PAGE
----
MCBASSI & COMPANY

How to Improve the Evaluation of Learning

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We hope this finds you well, your new year off to a good start, and your resolve to make improvements and have a positive impact at work intact!

Maybe one of your New Year’s resolutions was to make improvements in the impact that your firm’s investments in learning have on its business results? Or maybe to improve your ability to evaluate those impacts? Perhaps even to elevate the strategic importance of learning? If so, we have a (belated) holiday gift for you!  Our (significantly expanded) ATD paper entitled “7 Steps to Using Analytics to Improve the Evaluation of Learning” can be downloaded here.

We hope this stimulates some fresh thinking and helps you to make progress on a problem that has long vexed our profession. Drop us a line and let us know!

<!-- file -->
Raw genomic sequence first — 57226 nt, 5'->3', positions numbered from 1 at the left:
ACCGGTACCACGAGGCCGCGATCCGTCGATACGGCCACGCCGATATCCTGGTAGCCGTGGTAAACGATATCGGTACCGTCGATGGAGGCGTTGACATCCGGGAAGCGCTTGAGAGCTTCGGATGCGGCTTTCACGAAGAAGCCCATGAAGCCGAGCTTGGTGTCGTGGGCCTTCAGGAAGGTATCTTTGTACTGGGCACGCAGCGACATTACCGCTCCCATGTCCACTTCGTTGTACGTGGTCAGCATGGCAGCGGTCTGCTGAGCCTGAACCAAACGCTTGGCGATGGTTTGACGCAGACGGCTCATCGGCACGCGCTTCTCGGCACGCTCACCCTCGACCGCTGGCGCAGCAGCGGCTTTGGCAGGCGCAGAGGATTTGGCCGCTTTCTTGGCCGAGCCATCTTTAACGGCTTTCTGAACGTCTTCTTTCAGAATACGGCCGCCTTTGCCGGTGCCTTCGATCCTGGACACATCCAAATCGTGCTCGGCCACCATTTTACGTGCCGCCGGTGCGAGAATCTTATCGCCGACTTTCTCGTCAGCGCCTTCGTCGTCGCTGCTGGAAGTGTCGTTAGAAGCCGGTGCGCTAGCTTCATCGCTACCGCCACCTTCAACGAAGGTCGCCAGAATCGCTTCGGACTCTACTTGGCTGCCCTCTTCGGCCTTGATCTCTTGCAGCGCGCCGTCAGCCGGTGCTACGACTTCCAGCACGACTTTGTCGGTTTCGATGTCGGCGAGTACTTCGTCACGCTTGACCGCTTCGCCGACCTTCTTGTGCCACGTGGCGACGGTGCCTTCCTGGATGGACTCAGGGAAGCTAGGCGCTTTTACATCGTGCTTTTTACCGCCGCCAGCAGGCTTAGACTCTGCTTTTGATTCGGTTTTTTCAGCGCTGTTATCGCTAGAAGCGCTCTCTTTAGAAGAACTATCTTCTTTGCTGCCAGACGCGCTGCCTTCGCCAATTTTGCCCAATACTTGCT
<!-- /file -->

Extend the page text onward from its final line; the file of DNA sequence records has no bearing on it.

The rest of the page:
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7 Steps to Using Analytics to Improve the Evaluation of Learning

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A recent CLO article reported that a growing number – nearly 60 percent – of CLOs are dissatisfied with their internal learning analytics capability.  The article states that, “This reflects an ongoing trend: The state of measurement in learning and development is falling behind other areas of the business. CLOs are more dissatisfied with their organizational approach to measurement this year than last, continuing a trend of the past three years.”

In short, in most organizations a different approach is needed.  More of the same (which typically means using Kirkpatrick levels 1-5, with an emphasis on the lower levels) won’t get CLOs where they want to be – understanding what’s working (and what isn’t) in learning and development initiatives and targeting resources at the most fruitful areas for improving business results.  Instead, a more modern, “analytics-enhanced” approach is necessary.

Here’s what we’ve learned about how to transform an organization’s learning analytics:

1.  Create an “authentic” learning impact evaluation by embedding it in a more holistic framework.